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CONGRESS

Voters still have feelings of discontent

Despite a Republican takeover of the House this year, voter discontent with the federal government and the leaders of the two main political parties remains high, a new poll shows.

A new Rasmussen Reports survey finds that 69 percent of likely voters remain at least somewhat angry with the current policies of the federal government, up from 65 percent in August. Only 25 percent don’t share that anger.

The findings include 38 percent who said they were “very angry,” compared with only 12 percent who said they were “not at all angry.”

In Rasmussen surveys since September 2009, those “angry” at the government has ranged from 66 percent to 75 percent, while those who said they were “very angry” has run from 33 percent to 46 percent.

The survey also showed that 57 percent of voters said neither Republican nor Democratic political leaders have a good understanding of what is needed today, while 28 percent disagree. Fifteen percent said they were undecided.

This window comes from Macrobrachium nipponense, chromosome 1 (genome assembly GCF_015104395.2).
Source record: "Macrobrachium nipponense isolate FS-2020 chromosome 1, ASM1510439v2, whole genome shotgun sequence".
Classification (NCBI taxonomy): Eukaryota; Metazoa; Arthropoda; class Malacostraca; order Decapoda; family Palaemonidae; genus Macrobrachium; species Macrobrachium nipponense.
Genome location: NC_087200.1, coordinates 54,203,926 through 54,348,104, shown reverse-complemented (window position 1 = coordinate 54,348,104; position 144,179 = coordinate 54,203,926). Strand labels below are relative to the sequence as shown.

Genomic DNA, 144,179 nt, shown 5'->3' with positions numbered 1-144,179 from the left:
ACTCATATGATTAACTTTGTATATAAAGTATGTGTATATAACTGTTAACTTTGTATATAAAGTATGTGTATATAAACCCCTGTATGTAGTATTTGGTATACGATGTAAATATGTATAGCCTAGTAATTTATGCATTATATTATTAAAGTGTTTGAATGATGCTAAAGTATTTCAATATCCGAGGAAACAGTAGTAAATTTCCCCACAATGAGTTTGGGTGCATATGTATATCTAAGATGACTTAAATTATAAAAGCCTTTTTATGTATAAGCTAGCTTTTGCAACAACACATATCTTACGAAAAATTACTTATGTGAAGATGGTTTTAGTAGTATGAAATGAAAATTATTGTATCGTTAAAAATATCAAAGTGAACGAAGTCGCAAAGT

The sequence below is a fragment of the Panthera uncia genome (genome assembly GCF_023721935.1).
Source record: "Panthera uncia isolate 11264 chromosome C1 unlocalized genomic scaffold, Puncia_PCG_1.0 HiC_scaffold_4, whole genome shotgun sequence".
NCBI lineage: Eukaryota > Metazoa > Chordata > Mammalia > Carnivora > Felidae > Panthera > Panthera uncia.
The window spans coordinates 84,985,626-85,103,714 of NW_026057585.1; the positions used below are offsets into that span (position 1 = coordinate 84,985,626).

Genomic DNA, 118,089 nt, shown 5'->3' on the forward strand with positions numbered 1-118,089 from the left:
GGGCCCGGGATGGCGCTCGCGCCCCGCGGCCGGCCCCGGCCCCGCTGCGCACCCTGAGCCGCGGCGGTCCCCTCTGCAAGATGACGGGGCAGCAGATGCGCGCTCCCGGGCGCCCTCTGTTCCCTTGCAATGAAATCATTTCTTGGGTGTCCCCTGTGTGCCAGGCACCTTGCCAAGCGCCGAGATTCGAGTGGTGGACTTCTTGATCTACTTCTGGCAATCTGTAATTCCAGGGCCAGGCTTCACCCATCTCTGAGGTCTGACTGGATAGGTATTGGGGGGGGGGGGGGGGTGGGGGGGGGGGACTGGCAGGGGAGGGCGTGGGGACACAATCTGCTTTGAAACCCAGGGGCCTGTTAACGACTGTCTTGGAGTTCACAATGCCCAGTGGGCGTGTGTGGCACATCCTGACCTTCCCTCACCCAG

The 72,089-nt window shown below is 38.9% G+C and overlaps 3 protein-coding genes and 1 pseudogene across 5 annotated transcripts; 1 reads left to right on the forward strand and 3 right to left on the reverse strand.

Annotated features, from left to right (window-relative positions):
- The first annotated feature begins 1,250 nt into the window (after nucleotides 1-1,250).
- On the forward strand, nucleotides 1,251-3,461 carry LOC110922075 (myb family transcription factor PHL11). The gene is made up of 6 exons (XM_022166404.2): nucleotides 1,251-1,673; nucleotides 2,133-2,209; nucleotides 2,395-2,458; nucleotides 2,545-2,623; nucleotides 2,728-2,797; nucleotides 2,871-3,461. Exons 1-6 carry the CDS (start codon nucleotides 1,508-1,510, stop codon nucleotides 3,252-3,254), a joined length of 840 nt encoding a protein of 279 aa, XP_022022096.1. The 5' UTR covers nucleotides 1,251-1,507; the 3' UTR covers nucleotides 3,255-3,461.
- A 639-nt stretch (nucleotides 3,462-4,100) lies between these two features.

The national telephone survey of 1,000 likely voters was taken Saturday and Sunday. The margin of error is plus/minus 3 percentage points.

HOUSE

GOP lawmaker defends Obama

Rep. Duncan Hunter, a California Republican and Marine combat veteran who served tours in Afghanistan and Iraq, says President Obama made the right choice in attacking Libya to impose a no-fly zone and aid rebels seeking to overthrow Col. Moammar Gadhafi.

“President Barack Obama made a decision that is consistent with his role as commander-in-chief, in fact, a judgment that conformed to calls from lawmakers on both sides of the aisle,” Mr. Hunter wrote in an op-ed in the San Diego Union-Tribune last weekend.

Mr. Hunter said the president did abide by the War Powers Resolution, countering the charges of other members of Congress that the president exceeded his authority in approving the mission. Mr. Hunter said the sort of consultation and debate members of Congress wanted would have meant losing the element of surprise and jeopardizing the mission.

Congress was gone on a 10-day vacation when Mr. Obama gave the go-ahead for military strikes on Libya. Two days after those attacks began, he sent Congress a letter informing lawmakers of his decision, which is in accordance with the War Powers Resolution.

Still, some lawmakers are irked that the administration discussed details of the operations with foreign allies and NATO, though not with Congress itself.

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